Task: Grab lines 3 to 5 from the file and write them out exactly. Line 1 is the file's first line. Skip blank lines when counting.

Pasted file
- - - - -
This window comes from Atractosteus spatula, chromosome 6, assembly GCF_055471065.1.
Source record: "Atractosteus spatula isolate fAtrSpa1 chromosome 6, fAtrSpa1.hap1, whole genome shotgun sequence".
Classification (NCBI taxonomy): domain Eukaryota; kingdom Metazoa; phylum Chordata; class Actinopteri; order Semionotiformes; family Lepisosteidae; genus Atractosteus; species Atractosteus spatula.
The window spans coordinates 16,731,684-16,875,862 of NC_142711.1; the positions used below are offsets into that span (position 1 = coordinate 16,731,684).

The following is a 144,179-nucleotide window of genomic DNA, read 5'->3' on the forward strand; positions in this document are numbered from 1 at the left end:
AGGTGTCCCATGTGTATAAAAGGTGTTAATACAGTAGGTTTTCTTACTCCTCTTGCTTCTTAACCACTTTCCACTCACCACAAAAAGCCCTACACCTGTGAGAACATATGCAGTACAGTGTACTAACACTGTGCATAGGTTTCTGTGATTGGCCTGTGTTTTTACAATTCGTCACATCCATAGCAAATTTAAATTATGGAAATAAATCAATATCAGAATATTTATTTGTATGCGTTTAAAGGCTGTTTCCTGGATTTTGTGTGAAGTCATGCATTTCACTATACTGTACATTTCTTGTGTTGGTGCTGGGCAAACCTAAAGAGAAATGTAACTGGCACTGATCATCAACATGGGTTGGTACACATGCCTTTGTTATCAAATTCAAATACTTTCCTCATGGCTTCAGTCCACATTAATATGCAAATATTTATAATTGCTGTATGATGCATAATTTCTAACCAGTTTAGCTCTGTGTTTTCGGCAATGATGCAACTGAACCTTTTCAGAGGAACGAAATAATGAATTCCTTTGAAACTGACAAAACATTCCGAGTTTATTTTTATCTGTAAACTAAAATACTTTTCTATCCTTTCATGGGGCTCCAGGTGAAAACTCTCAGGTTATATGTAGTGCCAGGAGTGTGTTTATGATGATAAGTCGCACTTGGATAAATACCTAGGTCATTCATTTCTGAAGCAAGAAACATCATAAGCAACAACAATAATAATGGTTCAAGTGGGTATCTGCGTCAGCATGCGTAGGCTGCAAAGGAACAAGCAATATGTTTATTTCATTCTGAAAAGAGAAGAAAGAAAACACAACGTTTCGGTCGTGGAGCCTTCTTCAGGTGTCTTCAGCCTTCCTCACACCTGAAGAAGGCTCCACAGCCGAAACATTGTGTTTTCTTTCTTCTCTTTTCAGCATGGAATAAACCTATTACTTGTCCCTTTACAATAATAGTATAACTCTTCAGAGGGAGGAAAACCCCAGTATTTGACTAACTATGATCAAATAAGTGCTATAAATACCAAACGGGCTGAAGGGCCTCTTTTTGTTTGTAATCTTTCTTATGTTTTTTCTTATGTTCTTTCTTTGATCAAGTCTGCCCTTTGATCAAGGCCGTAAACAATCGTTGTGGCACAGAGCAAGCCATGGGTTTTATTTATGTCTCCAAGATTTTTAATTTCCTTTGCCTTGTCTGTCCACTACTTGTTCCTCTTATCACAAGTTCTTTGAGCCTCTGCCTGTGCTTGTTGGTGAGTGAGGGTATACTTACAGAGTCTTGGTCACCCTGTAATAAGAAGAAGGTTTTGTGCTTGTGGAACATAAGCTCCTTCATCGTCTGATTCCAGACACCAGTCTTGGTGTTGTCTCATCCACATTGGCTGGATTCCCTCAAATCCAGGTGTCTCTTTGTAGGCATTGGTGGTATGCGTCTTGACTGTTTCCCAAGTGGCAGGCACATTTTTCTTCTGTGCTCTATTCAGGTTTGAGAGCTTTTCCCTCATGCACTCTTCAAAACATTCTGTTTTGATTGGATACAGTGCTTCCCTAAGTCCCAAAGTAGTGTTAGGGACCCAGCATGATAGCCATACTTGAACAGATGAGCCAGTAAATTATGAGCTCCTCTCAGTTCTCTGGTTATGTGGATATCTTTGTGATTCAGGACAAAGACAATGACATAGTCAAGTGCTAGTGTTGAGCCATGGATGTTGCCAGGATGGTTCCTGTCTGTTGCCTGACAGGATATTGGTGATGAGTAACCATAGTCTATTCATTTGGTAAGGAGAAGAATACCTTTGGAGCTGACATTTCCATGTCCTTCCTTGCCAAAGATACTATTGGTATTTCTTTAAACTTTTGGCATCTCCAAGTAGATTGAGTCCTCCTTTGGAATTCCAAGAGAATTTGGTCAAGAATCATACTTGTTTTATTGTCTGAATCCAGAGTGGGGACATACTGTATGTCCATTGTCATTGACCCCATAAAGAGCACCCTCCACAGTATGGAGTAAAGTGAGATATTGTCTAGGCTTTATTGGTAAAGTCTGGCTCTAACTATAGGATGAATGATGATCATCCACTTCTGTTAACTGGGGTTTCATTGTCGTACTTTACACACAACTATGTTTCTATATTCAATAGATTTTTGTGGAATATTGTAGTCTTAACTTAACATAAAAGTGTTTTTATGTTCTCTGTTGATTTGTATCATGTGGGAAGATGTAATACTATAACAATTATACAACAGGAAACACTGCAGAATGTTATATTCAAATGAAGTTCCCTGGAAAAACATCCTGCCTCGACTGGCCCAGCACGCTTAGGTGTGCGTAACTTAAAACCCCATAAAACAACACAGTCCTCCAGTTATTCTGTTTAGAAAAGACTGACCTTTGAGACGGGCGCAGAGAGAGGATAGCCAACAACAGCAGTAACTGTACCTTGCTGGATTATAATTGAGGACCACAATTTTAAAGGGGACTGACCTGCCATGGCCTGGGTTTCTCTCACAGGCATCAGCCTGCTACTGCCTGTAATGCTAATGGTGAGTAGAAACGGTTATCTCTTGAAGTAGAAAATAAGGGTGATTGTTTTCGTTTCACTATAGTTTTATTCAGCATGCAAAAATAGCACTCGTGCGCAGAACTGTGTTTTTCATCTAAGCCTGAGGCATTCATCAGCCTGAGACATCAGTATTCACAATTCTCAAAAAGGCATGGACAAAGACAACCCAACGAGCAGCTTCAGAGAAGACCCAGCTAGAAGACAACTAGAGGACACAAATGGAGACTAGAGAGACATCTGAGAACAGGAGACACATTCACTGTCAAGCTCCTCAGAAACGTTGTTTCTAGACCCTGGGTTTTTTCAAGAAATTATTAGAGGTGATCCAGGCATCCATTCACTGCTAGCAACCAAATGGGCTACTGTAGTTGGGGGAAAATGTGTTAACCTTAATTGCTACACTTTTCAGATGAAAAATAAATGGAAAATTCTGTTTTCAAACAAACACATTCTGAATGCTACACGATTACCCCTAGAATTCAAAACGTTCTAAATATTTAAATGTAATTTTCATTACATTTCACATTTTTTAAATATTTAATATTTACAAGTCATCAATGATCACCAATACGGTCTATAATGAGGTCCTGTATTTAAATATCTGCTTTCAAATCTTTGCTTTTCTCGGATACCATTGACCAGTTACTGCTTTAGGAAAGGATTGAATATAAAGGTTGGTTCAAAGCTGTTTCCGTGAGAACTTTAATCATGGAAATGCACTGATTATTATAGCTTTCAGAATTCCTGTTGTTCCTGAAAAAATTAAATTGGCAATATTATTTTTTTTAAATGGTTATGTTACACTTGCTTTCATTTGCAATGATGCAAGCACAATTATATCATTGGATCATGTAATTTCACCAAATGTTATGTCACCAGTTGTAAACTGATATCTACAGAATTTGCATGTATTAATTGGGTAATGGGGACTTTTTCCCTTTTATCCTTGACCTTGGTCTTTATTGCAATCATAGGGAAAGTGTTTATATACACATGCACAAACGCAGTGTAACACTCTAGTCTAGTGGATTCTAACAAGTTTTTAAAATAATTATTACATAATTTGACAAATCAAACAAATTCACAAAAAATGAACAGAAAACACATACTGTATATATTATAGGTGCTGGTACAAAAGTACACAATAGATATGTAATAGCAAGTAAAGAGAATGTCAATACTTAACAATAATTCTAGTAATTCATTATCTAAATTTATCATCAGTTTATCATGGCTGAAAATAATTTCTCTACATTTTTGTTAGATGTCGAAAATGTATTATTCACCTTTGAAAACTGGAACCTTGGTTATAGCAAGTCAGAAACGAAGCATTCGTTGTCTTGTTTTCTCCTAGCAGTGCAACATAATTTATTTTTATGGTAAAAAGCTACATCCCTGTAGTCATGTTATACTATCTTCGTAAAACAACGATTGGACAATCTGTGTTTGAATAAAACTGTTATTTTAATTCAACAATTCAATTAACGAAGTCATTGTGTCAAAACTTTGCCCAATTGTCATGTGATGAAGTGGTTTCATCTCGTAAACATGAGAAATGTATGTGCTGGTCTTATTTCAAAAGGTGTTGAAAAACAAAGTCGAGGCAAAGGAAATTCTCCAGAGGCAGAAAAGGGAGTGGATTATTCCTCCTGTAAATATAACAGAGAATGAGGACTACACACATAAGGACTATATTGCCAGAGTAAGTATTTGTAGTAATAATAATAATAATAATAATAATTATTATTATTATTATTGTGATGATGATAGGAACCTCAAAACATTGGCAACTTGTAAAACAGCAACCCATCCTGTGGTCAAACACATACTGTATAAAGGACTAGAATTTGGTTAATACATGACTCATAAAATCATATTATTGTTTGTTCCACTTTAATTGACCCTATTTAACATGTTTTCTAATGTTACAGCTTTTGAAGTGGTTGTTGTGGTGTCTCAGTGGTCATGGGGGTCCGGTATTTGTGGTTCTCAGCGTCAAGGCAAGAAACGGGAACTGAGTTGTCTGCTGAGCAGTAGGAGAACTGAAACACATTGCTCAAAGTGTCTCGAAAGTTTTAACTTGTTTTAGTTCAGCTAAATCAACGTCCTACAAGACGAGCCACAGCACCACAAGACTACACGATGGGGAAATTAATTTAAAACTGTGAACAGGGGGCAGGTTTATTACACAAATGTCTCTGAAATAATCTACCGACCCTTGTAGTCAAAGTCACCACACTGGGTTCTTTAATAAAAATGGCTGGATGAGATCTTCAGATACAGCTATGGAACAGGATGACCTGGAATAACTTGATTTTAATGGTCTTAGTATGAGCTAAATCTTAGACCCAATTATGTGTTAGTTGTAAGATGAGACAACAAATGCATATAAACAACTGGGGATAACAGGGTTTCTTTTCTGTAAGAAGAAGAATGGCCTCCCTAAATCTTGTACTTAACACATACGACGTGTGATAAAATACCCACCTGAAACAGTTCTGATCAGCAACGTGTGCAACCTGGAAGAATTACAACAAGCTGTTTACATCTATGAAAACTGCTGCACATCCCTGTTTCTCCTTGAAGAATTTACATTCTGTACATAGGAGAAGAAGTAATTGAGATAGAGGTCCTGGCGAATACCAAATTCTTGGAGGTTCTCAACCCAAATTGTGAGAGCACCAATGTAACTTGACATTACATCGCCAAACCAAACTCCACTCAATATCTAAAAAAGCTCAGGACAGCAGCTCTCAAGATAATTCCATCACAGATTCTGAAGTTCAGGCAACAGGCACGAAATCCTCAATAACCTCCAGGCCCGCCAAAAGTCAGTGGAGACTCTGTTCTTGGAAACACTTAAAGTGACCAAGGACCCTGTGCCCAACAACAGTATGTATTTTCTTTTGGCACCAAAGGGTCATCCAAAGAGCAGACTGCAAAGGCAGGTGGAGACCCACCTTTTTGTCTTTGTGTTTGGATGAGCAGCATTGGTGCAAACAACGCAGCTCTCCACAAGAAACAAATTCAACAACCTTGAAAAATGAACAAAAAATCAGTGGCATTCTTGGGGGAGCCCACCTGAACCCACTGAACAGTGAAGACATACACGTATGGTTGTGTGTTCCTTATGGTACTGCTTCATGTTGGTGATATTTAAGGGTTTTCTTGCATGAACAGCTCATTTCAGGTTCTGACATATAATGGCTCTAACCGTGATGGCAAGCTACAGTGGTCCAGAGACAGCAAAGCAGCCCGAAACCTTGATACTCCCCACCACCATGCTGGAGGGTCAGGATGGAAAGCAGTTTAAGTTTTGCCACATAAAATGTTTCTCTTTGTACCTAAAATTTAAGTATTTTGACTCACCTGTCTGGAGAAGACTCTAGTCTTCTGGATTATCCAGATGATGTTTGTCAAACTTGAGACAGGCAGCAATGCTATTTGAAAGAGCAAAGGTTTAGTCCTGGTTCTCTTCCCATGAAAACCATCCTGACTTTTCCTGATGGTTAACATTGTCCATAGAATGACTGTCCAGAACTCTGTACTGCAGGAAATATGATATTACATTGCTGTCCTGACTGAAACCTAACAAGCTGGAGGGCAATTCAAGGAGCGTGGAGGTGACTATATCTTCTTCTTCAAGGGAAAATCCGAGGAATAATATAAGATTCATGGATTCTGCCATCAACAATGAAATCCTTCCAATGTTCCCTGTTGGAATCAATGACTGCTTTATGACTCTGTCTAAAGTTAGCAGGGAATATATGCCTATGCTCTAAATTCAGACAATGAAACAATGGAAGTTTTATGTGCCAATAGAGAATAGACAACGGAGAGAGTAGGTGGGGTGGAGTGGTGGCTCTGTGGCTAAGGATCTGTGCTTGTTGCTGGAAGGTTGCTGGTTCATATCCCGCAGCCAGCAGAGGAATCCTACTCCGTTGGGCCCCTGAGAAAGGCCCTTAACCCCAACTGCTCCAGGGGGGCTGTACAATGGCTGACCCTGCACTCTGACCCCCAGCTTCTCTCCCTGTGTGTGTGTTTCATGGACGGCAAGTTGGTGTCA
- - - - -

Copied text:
Classification (NCBI taxonomy): domain Eukaryota; kingdom Metazoa; phylum Chordata; class Actinopteri; order Semionotiformes; family Lepisosteidae; genus Atractosteus; species Atractosteus spatula.
The window spans coordinates 16,731,684-16,875,862 of NC_142711.1; the positions used below are offsets into that span (position 1 = coordinate 16,731,684).

The following is a 144,179-nucleotide window of genomic DNA, read 5'->3' on the forward strand; positions in this document are numbered from 1 at the left end: